Today, we are proud to present “The Deca-life Crisis” by Jessi Lewis as the latest installment in our New Voices series. In this story, hundreds of children each year mysteriously turn into pieces of coral by their tenth birthdays. Along with this comes an irrepressible urge for these children to find new homes in the sea. This piece is told from the point of view of a mother whose son, Luca, is slowly hardening.
“We didn’t have much time left together on land. He would soon lose his voice, then his comfort on asphalt, and then he’d walk into the Atlantic and sink. I knew this, but I was holding out. Denial is the finest feeling—confident, ignorant, deliciously stubborn. Hardening.”
I was buckling my seatbelt in the station wagon when I said to Luca, “I wish you hadn’t hardened yourself.” Really, I meant this in two ways, but he was nine and only understood the calcium carbonate that was developing across his skin and what that meant. My son’s physical mutation was now obvious. A harsh, cracking crust stretched from his brow to his neck and tightened his spine. His skin was losing flexibility, and the edges of his nostrils and eyelids were sharp.
Luca held his breath for a few seconds, looked out the window slowly, then said, “Mama, Laura wouldn’t give me one of the sandwiches because she’s a bitch. It’s okay that I said that because she is one.”
We were leaving a birthday party early because of the scuffle. Laura, the unblinking girl in oversized shorts, had called him “ocean trash” and then “coral freak” in the same breath. The parents in the room held their breath, probably afraid to agree that my son was resembling coral more every day. There in the car, I couldn’t help but think that the Laura-girl did deserve Luca’s label for her.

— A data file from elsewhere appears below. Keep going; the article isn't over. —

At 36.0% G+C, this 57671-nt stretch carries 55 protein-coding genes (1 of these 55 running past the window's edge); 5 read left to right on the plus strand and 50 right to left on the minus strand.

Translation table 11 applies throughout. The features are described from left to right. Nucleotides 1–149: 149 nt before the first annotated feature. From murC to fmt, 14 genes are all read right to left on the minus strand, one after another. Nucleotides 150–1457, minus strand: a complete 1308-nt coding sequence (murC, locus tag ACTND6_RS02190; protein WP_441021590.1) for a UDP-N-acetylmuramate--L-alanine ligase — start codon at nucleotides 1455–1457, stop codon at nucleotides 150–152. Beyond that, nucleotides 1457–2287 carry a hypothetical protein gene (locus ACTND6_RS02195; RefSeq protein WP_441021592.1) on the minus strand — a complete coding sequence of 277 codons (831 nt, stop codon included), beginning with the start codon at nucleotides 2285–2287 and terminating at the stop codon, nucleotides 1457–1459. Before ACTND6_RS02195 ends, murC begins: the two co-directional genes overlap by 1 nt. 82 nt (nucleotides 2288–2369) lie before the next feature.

“You want to be better than the worst person at the party,” I said, anyway, wondering if this could sink in, or if it even mattered that I said it given the circumstances. Our circumstances.
Yellow balloons tangled on the mailbox next to my driver’s door and Luca watched them, mesmerized. I turned over the engine to leave for home.
“But,” I added, “she wasn’t right to call you that.”
“She’s like her parents, right? They say mean things probably. Kids are like their parents.”
My son nodded at his own words, still staring. I drove us away from the balloons.
Luca would not discuss the change in his body and skin. At the time, it didn’t seem healthy to force it, though I’ll never know if that was true. I didn’t like to talk about it either, so I guess he had a point there about parents.
I watched my son in the rearview mirror and the hard disc that had formed over his forehead. He had a gravel quality now. The skin tone that we shared was now covered, as though someone had closed the screen door on him and it stuck.
We didn’t have much time left together on land. He would soon lose his voice, then his comfort on asphalt, and then he’d walk into the Atlantic and sink. I knew this, but I was holding out. Denial is the finest feeling—confident, ignorant, deliciously stubborn. Hardening.
I was hardening too.
He wouldn’t be able to fully open his jaw the next day.